“If you live to be a hundred, I want to live to be a hundred minus one day so I never have to live without you.” — A. A. MilneI spent most of the nineties strutting around in an indie snob haze, indiscriminately snubbing anything that might be considered even mildly popular or, God forbid, mainstream, but I have always had a soft spot for Jann Arden. No matter how massive “Insensitive,” her biggest hit, got in 1994 and 1995 (and it got huge, hitting number one in Canada and Australia, cracking the Adult Contemporary Top 10 in the U.S., and making an integral appearance in the romantic Christian Slater film “Bed of Roses“) No matter how many times I heard “Good Mother,” on radio stations I’d otherwise refuse to listen to, no matter how many friends’ moms bought her albums, I refused to stop listening to her or even relegate her to a guilty pleasure.
Also was “I Would Die For You“on radio stations I’d otherwise refuse to listen to, I even snuck an Arden song or two on the mixtapes that I made for my like-minded friends and discovered that many of them adored the singer/songwriter with a penchant for heartbreak ballads as much as I did.
Something about the haunting edge to her saddest songs and about the plaintive and honest lyrics of hits like “Could I Be Your Girl” turned us into completely earnest Jann Arden fangirls.
Two decades later, that same something compelled me to temporarily abandon any sense of professionalism and tell her all of this in the middle of an interview about her brand new album, “Everything Almost.“
“This new album by Jann Arden is right in line with her style, one that’s all her own, an amazing voice like no other and rightly so she is not like no other, simply unique in her own fashion. My favourite tune from this new album was and still is, the Awesome track “Counting Mercies” when I listen to a song and it gives me goose bumps and chills, I know I like it, it’s the combination of the lyrics but most of all the voice.”
One minute we were talking about how working with legendary rock producer and visionary Bob Rock pushed her out of her comfort zone and forced her to look at her music in a whole new light, the next I was gushing about the Arden-laced cross-country mixtape ring of my youth. On the phone from a hotel room in Toronto, in the middle of a whirlwind media tour in support of the new disc, Arden sounds flattered – and patient – but she doesn’t seem particularly surprised by my confession. I get that sense that she’s heard all of this from similarly-minded fans before. And that the affinity is mutual.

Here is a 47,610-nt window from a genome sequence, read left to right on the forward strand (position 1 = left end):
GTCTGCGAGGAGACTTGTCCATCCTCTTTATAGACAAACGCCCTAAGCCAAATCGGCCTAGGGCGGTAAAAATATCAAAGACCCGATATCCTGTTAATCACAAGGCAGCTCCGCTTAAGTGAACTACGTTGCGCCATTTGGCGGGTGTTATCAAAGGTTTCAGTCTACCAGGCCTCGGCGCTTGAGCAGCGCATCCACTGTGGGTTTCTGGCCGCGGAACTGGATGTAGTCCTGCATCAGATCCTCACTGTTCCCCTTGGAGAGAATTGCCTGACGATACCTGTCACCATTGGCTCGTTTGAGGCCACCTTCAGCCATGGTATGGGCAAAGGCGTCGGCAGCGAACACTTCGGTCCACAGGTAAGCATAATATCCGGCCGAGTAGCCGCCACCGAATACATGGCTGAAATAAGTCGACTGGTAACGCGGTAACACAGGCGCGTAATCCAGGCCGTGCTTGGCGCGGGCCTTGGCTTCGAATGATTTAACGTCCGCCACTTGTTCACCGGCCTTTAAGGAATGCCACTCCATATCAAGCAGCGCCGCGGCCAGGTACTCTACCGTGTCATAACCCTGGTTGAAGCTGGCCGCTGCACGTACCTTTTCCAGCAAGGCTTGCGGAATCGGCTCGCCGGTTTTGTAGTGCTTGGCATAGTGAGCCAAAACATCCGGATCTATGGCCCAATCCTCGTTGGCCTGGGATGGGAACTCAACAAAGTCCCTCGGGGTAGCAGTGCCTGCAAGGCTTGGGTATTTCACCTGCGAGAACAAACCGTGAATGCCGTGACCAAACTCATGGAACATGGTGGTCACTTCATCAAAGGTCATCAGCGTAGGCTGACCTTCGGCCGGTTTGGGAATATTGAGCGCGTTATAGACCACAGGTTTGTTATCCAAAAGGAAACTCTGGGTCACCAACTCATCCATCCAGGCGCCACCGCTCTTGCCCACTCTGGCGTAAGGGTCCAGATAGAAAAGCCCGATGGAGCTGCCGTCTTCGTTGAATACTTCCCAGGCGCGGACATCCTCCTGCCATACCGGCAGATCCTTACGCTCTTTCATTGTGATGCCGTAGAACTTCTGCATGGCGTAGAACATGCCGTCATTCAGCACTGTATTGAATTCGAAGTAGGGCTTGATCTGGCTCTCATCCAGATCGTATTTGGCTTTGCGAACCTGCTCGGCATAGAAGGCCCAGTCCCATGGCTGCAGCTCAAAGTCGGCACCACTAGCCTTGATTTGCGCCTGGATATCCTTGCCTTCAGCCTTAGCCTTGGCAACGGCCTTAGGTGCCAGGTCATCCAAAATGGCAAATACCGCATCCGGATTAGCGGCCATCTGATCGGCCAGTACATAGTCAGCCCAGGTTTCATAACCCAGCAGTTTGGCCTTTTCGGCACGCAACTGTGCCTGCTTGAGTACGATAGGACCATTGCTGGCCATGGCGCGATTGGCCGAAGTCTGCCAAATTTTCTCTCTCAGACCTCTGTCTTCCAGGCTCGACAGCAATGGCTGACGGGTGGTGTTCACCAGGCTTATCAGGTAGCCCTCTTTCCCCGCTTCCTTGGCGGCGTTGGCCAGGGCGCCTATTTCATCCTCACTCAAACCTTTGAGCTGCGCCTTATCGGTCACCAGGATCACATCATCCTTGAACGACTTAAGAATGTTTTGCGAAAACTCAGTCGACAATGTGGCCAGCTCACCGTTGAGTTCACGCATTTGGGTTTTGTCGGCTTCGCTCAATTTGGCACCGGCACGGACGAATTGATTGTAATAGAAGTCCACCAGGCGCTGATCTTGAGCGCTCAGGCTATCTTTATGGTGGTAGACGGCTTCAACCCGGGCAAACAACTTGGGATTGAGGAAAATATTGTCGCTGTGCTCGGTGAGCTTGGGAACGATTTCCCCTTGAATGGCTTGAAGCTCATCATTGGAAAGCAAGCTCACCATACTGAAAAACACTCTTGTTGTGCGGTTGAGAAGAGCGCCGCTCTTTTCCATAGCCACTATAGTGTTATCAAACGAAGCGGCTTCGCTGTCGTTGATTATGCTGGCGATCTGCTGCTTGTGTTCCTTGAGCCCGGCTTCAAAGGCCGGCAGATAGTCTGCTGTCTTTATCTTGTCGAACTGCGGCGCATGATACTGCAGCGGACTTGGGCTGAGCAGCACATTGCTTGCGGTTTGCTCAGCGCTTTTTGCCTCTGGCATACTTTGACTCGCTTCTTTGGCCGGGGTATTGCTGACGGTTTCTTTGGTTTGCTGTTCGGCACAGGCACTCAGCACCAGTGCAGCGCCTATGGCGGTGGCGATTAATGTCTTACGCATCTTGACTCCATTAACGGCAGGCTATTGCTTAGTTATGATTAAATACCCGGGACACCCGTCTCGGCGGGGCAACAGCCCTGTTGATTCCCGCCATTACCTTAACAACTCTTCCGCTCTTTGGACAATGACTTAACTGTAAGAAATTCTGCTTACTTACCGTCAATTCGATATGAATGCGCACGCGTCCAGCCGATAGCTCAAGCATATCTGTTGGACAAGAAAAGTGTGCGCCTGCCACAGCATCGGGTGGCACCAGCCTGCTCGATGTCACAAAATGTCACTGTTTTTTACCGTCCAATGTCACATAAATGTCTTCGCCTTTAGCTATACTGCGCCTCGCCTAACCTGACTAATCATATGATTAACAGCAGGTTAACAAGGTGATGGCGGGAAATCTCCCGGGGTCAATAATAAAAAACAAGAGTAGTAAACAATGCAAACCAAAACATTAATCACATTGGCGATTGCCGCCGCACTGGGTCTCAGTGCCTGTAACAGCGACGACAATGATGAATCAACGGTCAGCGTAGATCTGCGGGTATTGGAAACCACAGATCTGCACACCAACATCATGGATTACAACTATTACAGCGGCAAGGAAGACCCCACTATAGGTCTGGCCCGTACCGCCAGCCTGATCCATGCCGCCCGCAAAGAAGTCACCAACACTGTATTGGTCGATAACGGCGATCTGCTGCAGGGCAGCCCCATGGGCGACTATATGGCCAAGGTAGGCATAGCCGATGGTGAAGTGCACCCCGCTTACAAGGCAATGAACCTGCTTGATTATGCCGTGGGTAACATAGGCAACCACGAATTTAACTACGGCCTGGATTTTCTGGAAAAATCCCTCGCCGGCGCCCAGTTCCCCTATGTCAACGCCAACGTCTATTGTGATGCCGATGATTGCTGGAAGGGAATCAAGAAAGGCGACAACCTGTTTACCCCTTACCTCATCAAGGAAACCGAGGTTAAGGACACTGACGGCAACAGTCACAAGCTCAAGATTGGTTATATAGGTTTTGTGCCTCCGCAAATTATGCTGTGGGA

“I fell like I’ve always kind of had this appreciation of the indie community,” she says. “I think the only thing I really kind of hit with in a commercial mainstream way was ‘Insensitive.’ I mean, that was twenty years ago”
My records were far different. I think they appealed to a far different demographic. I’m very grateful that I had that opportunity because it opened doors for me that were unimaginable, and to still have that kind of support from people that can sometimes shy away from things that are massively appealing.
“But honestly, I don’t think I’ve ever appealed to the mainstream on that kind of scale. I think I’ve just been on the edge of that my whole career and I think there’s something really great about it because it’s given me longevity.”
Being different or not easily categorised bothered Arden in the early days of her career. “I never really got told that I was like anybody and I remember being really concerned about that,” she admits. “Like ‘Wow. I’m not like anybody. This could be really bad.’ But I have people say ‘You don’t sound like anyone’ and now I really appreciate that.
”The intimacy of her lyrics – one of her most powerful and popular attributes now – was also an issue for her in the early days. “I was told that my songs were too personal and that they would never work. I was turned down by everybody. I was turned down by my own label. I got the greatest rejection letters,” she recalls. “It was like, ‘I think you should be more generic and not so emotive when you’re singing.’ You wouldn’t believe the shit they told me.” continue reading & watch more videos »»»»»»
A JANN ARDEN CHRISTMAS
Don’t forget to grab your copy and or one for family and friends ~ A JANN ARDEN CHRISTMAS … Out NOW! Available on iTunes Canada, Amazon and Jann’s official store. Order yours now! On iTunes Worldwide Nov 13th.
Jann’s song is an incredibly beautiful melody filled with words of forgiveness toward ourselves and growing stronger in the face of adversity. This gorgeous six-strand necklace is comprised of luscious pearls, each reminding you just are unique, life is not fair but you do your best, hold your heart to the sun and count your mercies. Handmade luxe. Fits 16-18 inch neck (40-46cm)
The Huffington Post Canada | By Sarah Kurchak